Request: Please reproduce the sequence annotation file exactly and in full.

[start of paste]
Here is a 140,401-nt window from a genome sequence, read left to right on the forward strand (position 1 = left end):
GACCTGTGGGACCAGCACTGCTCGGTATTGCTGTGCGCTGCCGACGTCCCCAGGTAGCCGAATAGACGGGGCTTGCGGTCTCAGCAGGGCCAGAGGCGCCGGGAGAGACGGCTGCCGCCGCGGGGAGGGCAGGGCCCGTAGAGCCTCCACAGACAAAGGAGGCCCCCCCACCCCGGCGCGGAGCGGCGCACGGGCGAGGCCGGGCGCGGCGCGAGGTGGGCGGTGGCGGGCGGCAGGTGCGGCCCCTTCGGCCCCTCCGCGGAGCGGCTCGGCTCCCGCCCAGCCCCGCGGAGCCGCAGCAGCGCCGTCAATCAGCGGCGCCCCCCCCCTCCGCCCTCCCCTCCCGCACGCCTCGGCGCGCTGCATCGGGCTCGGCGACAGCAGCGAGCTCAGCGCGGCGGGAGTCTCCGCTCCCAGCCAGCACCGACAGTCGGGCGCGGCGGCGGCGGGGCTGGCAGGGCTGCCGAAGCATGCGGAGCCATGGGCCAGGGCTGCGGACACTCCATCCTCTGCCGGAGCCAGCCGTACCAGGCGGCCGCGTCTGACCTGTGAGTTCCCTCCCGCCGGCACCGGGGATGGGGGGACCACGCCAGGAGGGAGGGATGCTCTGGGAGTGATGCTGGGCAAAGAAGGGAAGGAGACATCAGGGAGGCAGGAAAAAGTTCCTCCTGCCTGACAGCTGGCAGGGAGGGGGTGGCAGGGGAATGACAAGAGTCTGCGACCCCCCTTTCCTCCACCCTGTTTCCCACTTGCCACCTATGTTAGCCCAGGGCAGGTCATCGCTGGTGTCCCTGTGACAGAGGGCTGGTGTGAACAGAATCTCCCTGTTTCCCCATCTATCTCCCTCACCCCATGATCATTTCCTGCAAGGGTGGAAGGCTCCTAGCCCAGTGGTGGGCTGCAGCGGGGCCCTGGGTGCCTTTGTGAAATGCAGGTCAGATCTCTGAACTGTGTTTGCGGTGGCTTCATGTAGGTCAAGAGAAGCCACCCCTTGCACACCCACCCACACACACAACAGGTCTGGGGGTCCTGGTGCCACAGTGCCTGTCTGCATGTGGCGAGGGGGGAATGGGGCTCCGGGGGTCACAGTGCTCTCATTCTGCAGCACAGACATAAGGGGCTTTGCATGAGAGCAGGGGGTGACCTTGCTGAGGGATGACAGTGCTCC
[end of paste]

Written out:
Here is a 140,401-nt window from a genome sequence, read left to right on the forward strand (position 1 = left end):
GACCTGTGGGACCAGCACTGCTCGGTATTGCTGTGCGCTGCCGACGTCCCCAGGTAGCCGAATAGACGGGGCTTGCGGTCTCAGCAGGGCCAGAGGCGCCGGGAGAGACGGCTGCCGCCGCGGGGAGGGCAGGGCCCGTAGAGCCTCCACAGACAAAGGAGGCCCCCCCACCCCGGCGCGGAGCGGCGCACGGGCGAGGCCGGGCGCGGCGCGAGGTGGGCGGTGGCGGGCGGCAGGTGCGGCCCCTTCGGCCCCTCCGCGGAGCGGCTCGGCTCCCGCCCAGCCCCGCGGAGCCGCAGCAGCGCCGTCAATCAGCGGCGCCCCCCCCCTCCGCCCTCCCCTCCCGCACGCCTCGGCGCGCTGCATCGGGCTCGGCGACAGCAGCGAGCTCAGCGCGGCGGGAGTCTCCGCTCCCAGCCAGCACCGACAGTCGGGCGCGGCGGCGGCGGGGCTGGCAGGGCTGCCGAAGCATGCGGAGCCATGGGCCAGGGCTGCGGACACTCCATCCTCTGCCGGAGCCAGCCGTACCAGGCGGCCGCGTCTGACCTGTGAGTTCCCTCCCGCCGGCACCGGGGATGGGGGGACCACGCCAGGAGGGAGGGATGCTCTGGGAGTGATGCTGGGCAAAGAAGGGAAGGAGACATCAGGGAGGCAGGAAAAAGTTCCTCCTGCCTGACAGCTGGCAGGGAGGGGGTGGCAGGGGAATGACAAGAGTCTGCGACCCCCCTTTCCTCCACCCTGTTTCCCACTTGCCACCTATGTTAGCCCAGGGCAGGTCATCGCTGGTGTCCCTGTGACAGAGGGCTGGTGTGAACAGAATCTCCCTGTTTCCCCATCTATCTCCCTCACCCCATGATCATTTCCTGCAAGGGTGGAAGGCTCCTAGCCCAGTGGTGGGCTGCAGCGGGGCCCTGGGTGCCTTTGTGAAATGCAGGTCAGATCTCTGAACTGTGTTTGCGGTGGCTTCATGTAGGTCAAGAGAAGCCACCCCTTGCACACCCACCCACACACACAACAGGTCTGGGGGTCCTGGTGCCACAGTGCCTGTCTGCATGTGGCGAGGGGGGAATGGGGCTCCGGGGGTCACAGTGCTCTCATTCTGCAGCACAGACATAAGGGGCTTTGCATGAGAGCAGGGGGTGACCTTGCTGAGGGATGACAGTGCTCC